With Zlatan Ibrahimovic set to miss the World Cup and Radamel Falcao’s uncertainty to recover in time from injury for Colombia, Carlos Tevez’s absence will be another setback. Already 30, this could be his last chance to represent Argentina in the golden tournament of football and that’s a tragedy.
Tevez remains a hero for the Juventus fans regardless of what happens when the final squads are announced in May, but his absence from the national scene – should Sabella not change his mind - will be most keenly felt by the people of Fuerte Apache, his neighbourhood in Argentina where he has been immortalized with a giant mural that inspires a lot of youngsters to dodge poverty and drugs with the help of football like he did.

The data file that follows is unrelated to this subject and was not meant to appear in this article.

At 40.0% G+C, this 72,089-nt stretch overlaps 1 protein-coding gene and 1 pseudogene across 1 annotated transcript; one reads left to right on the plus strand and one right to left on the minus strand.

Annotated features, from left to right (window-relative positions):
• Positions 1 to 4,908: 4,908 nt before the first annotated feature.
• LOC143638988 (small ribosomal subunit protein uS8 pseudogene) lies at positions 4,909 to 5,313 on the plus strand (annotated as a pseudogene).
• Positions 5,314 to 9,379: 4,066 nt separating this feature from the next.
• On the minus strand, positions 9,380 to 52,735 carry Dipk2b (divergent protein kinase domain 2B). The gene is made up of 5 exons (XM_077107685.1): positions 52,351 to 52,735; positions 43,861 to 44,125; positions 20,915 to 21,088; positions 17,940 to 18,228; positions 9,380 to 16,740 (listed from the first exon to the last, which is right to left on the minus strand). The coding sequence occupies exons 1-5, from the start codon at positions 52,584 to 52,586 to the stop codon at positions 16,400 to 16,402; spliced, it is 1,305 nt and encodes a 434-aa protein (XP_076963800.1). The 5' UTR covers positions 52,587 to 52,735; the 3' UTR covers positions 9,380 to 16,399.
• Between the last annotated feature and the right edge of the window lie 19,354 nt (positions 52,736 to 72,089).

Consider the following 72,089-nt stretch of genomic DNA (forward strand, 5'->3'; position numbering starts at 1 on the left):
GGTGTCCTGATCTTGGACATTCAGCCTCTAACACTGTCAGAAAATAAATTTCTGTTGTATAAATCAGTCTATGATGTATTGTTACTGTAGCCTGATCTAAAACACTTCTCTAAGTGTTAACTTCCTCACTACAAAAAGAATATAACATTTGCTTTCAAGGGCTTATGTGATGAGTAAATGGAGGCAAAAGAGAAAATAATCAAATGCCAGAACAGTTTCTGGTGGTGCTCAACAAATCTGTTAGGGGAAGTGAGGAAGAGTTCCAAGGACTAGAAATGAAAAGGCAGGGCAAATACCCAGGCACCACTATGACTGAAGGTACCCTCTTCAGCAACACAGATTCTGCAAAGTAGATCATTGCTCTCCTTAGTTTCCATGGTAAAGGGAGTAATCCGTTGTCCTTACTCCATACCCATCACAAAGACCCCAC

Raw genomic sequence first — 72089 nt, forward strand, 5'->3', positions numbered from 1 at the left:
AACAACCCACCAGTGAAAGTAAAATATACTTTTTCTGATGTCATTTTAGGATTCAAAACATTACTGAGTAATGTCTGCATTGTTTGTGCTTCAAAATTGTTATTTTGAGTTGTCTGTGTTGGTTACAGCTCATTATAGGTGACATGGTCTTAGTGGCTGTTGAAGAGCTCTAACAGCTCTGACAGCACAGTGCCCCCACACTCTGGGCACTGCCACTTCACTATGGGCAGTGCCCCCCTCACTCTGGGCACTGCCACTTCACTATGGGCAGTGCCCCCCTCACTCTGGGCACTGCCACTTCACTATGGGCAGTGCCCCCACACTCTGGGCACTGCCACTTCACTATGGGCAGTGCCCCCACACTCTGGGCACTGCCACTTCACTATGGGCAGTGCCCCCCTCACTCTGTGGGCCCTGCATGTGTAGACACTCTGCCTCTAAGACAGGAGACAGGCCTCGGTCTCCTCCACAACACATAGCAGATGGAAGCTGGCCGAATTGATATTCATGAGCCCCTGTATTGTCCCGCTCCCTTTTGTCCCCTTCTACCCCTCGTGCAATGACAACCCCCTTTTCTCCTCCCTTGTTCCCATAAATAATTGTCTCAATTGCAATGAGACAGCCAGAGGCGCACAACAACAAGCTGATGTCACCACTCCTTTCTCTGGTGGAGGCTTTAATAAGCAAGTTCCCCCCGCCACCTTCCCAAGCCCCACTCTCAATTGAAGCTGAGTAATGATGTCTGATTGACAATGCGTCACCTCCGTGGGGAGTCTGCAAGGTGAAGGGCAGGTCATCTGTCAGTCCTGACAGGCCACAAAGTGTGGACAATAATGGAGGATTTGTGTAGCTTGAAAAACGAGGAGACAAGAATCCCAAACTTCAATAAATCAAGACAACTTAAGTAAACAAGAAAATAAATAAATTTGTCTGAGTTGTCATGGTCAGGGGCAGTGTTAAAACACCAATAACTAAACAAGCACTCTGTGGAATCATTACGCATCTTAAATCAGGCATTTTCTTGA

For them he is the ‘jugador del pueblo’ or the player of the people as he is fondly referred to back in his country which explains why he is revered more than any other player in the current team, Lionel Messi included.
With the abundance of attacking talent at his disposal, Sabella is expected to take Argentina far as one of the favourites to lift the prized trophy in July, not least because the tournament takes place in South America. But should he choose to ignore Tevez and should Argentina once again underperform like they have done over the past few World Cups, there are no prizes for guessing the first question he would have to dodge.